Wednesday, August 1, 2012

Gore Vidal, R.I.P.

I wouldn't consider myself particularly a fan of Gore Vidal. I’ve only read one novel of his, seen one movie based on a play of his, and watched one teleplay he wrote.

But the one novel was Lincoln, which I thought was brilliant, so much so that when reading biographies of Lincoln, I often felt that I’d read about the events and personalities before. And I had – from Vidal.

The one movie was The Best Man, which was as prescient an analysis of the future of politics as you could get in the early 60s. The Best Man was satire, black humor, but it came mostly from the portrayals, especially that of Cliff Robertson as the over-the-top conservative candidate. Sure, Henry Fonda was as sanctimonious as ever as Robertson’s sensitive, indecisive opponent, but that was as much a satire on Fonda’s own reputation as anything else. Reading the actual play, the black humor is much more evident, but whichever version one prefers, they were both terrific.

The teleplay was “Summer Pavilion,” which he wrote for the Golden Age anthology Studio One, and it had a disturbing, psychological quality that made it a cut above many of the episodes released in the DVD box set from a couple of years ago. A common misnomer is that all TV from the Golden Age was Golden – well, it wasn’t, and a lot of it was poorly written, at least in retrospect. Vidal’s work was as strong today as it was back then.

So Gore Vidal had talent. Gore Vidal could write good stuff.

But he also wrote crap, like Myra Breckenridge and Caligula and virtually all of his political nonfiction. His suggestion that he inserted a homosexual subtext into his work on the screenplay for Ben-Hur is stretching it (although it does produce one of the better Hollywood quotes, as William Wyler said to Vidal, “Don’t tell Chuck {Heston}, he’ll crack up.”) His essays, such as the one he wrote after longtime antagonist William F. Buckley Jr’s death (“RIP WFB – in Hell”) were usually execrable. About his personal life, the less said the better.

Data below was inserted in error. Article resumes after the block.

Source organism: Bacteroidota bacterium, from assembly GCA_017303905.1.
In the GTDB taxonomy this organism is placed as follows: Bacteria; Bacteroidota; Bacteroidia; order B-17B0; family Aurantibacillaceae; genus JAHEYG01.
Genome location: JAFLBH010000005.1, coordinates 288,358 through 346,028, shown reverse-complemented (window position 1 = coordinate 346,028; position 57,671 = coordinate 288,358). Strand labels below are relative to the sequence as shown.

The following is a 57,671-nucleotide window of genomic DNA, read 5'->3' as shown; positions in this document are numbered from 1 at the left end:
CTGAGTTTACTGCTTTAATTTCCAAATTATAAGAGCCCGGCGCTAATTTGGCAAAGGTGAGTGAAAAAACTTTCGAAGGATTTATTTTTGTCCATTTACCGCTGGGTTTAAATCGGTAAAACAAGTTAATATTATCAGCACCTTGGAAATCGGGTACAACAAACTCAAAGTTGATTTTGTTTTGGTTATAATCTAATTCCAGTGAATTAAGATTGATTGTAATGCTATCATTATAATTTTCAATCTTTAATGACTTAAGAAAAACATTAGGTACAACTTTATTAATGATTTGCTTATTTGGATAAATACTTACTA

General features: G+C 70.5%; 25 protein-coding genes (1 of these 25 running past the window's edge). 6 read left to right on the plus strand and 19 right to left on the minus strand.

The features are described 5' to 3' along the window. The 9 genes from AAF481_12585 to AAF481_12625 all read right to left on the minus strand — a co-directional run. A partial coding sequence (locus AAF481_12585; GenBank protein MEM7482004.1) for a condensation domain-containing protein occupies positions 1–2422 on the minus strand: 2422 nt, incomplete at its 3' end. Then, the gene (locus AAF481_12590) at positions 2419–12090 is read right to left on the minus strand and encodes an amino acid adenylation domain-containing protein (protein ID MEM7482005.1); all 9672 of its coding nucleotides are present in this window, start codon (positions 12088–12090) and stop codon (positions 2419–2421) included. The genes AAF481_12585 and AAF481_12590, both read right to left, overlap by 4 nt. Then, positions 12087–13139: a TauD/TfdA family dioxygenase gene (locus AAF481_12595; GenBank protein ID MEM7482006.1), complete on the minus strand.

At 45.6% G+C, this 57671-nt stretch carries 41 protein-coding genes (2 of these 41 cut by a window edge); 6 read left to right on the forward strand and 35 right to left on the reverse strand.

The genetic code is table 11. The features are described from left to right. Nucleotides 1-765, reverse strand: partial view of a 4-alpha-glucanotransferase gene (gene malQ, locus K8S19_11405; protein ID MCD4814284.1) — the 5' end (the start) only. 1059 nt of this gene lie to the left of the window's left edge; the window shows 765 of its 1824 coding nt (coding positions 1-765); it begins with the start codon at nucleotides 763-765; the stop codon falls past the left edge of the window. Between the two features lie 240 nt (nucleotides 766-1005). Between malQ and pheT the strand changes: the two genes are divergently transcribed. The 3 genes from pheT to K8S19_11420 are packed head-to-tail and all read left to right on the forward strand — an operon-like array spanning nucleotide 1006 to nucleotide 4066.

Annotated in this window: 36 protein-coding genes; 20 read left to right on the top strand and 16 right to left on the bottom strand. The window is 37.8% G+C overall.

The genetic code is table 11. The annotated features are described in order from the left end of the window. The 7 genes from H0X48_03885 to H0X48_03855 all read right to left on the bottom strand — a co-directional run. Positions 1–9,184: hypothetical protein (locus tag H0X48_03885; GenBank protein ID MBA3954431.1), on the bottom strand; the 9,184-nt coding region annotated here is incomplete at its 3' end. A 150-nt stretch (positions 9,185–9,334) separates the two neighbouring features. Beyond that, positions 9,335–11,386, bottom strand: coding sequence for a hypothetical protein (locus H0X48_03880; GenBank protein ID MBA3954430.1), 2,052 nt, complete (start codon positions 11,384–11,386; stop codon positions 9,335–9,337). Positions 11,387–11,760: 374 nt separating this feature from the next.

I think the most enjoyment I got from Vidal was from his debates with Buckley during ABC’s coverage of the Republican and Democrat conventions in 1968. Vidal provoked Buckley into a rare loss of his celebrated cool. (At one point Buckley called Vidal a “pink faggot” and threatened to “sock” him, “and you’ll stay socked.”) Personally, I loved Buckley’s response, but I can understand how he might have regretted losing control.

Subjective opinion: Gore Vidal wasted the God-given talent he had, which could have been even greater had it been used in the right manner. He might well have hated me for saying that.

Alice Roosevelt Longworth is credited with having said, “If you can’t say something good about someone, have a seat next to me.” Gore Vidal died today at the age of 86, and I have said something good about him - several things in fact. However, I also subscribe to the idea that we shouldn’t speak ill of the dead, and in that spirit I think I’ll just leave well-enough alone.
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